My nephew Mark O’Hara, young, it seemed, just yesterday, turned 60 today. He was born August 25, 1962. On that night ( believe he was born at night), I was sitting on Jimmy Sweeney’s back steps on McKone Street, Dorchester, watching some kids play cards and thinking how I didn’t seem to have the gumption to join in. Would I look like someone who didn’t know how to play cards? How did the word get to me that I was an uncle again? Did I already know this fact? This was my sister’s fourth child. She would have one more, Kathy, in February, 1964.
As for Jimmy Sweeney, who, like me, was 16, my memory moves to an early summer’s day the following year. I joined him and, I think, Peter Ivans and Billy Martin and maybe somebody else in a walk across an empty field and under the Southeast Expressway from the First Boston 10-Pin Bowling Alley. It was dark, but we were going to go swimming. I was always trying to fit in. And I really didn’t quite fit in.
Jimmy was talking about the girls that hung out with us. He had Kathy Graham from Westglow Street as a girlfriend in those days. It’s interesting. I’d had a crush on Kathy in the 6th grade. Jimmy was talking spiritedly about how “they (the girls) wanted “it” but were afraid of it.” I think all of us were afraid of “it” in those days. I’m not even sure, being very naive and sheltered, that I was sure what “it” was. And none of us, I suspect, had had “it” at that point and my own sense was that “it” was something you had only under sacred, marital circumstances. My reticense on that score was extreme. I was afraid of “it”, too, I guess. (It would be about six years before –under very non-marital, immoral circumstances — “it” came about for me — that circumstances would converge in my restive, advancing, virginal life that I would, for pay, in the tenderloin called An Jung-ri outside the gates of Camp Humphrey, Pyong-Taek, Republic of Korea — partake of “it”, twice in one night. It was a terrible way to be introduced to something so sacred.
But there we were, about four of us, walking over to Tenean Beach,our little city beach, in the dark, Jimmy talking about “it.”
Once there, once in our bathing suits that must have been under our clothes, we were all a little skittish about the dark water at fairly high tide in the enclosed urban inlet that was Dorchester Bay whose actual relationship to the reality of the open ocean seemed as remote as a puddle might be to the Great Lakes. It was Jimmy Sweeney who suddenly, boldly made for the water, running and spashing up to his waist, then diving. We followed. Then everybody moved over to the high old wooden pilings of the old Lawley Shipyard at the far end of the beach and Jimmy and Peter and others climbed up and I, again typically, stayed in the water below, too timid to climb up and balance on the large, oil-soaked old beam. Somebody said, “it’s okay, don’t worry, stay there” to me. Maybe it was Jimmy. That made me feel better, accepted.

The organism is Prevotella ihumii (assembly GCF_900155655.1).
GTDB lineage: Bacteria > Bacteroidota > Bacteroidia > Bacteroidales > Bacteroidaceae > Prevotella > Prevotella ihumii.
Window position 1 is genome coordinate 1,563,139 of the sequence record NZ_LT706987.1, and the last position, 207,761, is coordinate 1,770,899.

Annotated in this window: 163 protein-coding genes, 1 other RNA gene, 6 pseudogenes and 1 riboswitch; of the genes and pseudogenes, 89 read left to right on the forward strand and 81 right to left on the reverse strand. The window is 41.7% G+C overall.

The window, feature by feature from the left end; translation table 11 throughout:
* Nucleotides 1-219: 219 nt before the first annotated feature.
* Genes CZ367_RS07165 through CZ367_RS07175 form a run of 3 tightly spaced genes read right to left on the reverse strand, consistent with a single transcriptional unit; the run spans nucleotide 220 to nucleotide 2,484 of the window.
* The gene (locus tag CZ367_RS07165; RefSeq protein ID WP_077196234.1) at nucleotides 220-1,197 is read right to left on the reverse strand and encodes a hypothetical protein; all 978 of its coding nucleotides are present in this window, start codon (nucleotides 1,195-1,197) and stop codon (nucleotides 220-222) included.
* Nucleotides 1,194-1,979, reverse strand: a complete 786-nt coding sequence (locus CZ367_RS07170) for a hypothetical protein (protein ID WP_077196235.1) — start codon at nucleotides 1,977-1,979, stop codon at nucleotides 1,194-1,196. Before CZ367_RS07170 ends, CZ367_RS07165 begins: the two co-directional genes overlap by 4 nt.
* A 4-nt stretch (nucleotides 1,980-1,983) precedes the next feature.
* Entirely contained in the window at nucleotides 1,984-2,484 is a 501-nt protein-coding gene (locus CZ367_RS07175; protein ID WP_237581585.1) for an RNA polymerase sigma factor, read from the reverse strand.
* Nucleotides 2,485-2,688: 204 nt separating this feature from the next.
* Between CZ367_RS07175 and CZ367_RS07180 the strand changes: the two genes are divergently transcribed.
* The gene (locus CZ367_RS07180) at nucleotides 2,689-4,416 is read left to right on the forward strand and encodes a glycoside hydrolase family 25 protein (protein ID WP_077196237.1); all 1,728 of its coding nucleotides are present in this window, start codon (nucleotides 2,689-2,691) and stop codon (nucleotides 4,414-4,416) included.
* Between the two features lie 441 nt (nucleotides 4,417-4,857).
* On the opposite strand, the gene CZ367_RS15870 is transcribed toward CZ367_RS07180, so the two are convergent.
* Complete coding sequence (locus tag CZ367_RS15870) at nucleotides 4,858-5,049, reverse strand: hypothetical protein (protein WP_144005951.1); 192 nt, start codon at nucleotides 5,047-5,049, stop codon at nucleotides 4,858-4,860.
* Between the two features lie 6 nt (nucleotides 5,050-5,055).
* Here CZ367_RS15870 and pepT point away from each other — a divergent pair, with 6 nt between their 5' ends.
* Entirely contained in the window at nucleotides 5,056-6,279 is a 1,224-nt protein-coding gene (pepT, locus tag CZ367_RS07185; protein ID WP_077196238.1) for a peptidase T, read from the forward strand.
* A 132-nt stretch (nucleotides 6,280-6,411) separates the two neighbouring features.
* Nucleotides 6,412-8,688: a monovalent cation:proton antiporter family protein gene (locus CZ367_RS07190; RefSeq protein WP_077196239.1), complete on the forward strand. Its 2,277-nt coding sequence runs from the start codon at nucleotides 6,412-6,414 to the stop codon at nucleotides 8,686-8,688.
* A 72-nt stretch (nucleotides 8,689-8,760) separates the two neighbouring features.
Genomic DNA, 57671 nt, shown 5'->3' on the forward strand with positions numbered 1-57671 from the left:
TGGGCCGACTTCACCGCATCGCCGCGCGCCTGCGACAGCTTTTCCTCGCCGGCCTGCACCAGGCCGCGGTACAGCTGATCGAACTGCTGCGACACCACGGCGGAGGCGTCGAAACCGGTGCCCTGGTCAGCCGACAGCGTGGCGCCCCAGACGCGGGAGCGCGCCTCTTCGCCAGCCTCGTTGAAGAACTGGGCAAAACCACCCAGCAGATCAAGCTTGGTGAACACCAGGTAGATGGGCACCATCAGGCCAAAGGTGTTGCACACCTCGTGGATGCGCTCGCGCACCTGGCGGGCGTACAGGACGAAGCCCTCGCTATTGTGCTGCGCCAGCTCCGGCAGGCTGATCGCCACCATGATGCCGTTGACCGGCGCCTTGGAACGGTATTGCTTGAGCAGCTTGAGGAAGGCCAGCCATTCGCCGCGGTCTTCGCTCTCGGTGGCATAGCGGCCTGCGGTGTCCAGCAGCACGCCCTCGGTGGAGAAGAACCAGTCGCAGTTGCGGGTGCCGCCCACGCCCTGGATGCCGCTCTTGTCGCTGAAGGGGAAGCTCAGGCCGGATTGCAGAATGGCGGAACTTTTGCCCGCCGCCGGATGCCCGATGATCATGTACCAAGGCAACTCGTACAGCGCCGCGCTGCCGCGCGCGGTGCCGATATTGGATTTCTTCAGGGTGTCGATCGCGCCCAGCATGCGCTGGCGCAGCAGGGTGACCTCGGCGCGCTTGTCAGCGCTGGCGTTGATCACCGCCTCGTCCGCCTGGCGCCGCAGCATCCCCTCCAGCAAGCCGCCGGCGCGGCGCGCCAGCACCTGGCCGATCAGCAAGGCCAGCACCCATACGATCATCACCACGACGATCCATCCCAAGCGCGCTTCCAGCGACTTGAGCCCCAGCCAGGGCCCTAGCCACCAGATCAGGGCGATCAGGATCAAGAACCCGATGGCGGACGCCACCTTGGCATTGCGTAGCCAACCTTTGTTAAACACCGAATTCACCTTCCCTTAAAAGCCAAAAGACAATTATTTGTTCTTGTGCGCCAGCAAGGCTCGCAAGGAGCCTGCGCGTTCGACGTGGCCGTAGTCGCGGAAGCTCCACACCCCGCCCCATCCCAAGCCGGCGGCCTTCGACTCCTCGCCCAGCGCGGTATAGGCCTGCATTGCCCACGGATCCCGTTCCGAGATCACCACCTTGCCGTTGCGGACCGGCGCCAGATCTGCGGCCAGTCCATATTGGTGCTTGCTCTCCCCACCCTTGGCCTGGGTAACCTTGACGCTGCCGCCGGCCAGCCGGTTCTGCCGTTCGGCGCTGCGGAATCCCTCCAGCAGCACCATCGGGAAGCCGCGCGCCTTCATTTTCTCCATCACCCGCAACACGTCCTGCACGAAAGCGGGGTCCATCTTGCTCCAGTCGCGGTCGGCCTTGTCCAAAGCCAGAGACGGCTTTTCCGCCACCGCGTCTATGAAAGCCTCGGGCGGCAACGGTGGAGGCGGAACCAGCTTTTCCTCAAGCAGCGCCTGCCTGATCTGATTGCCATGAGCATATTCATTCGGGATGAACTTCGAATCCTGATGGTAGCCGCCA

And I guess we dried off — did we have towels? — and that was that. I probably went home. We all went home. It was the night of June 5, 1963, early summer.
The next day I was at my post outside the Elm Farm supermarket down behind my Neponset Avenue house where I loaded groceries in cars. Greg Burke with another kid (don’t recall who) came running across the parking lot and said to me, “Greg, Jimmy Sweeney is dead.”
It was June 6, 1963, my sister Anne’s 4th wedding anniversary. D-Day, too, of course. But it was also the day of the funeral, I believe, for Pope John XIII. Catholic Schools were out. Jimmy Sweeney went to a public school (English). He played hookie to join his Catholic school friends in order to go diving and swimming down at the old remnants of the railroad bridge that once crossed the Neponset River south of the Neponset River Bridge. It’s all gone now, and was fairly dangerous. Jimmy had leaped or dove into the water and one of the other kids –I’ve been told — cannonballed him, just horsing around. There was a collision. Jimmy didn’t come up. It must have been a terrible moment. He must have been knocked unconscious. Police were eventually summoned by someone (who is still around who was there that day?) and a diver named Pasquale pulled Jimmy out of the river. That was according to a small item in the newspaper headlined BRIDGE DIVE KILLS DORCHESTER YOUTH.
But was it a dive, or the dive on top of him? There was a wake and a big funeral and burial at Holyhood Cemetery way off in Brookline, real foreign territory for us Dorchester kids — but it’s where the Kennedy parents are buried, and some of the children, and former Mayor Maurice Tobin, and my maternal grandmother. I’ve never been back to Jimmy’s grave. On the job once, I did show a young phographer the Kennedy grave, impressing him, I’m sure. And I looked for–and found — my grandmother’s grave up the hill.
But that’s the memory thread that comes out when I think of the night of August 25, 1962, the birthday of Mark Aherne, 60 tonight.
It’s midnight, the clock gong is ringing in the parlor. It’s August 26, the day I had my last drink of alcohol in 1987. My 35th anniversary then.
Every day is something, isn’t it?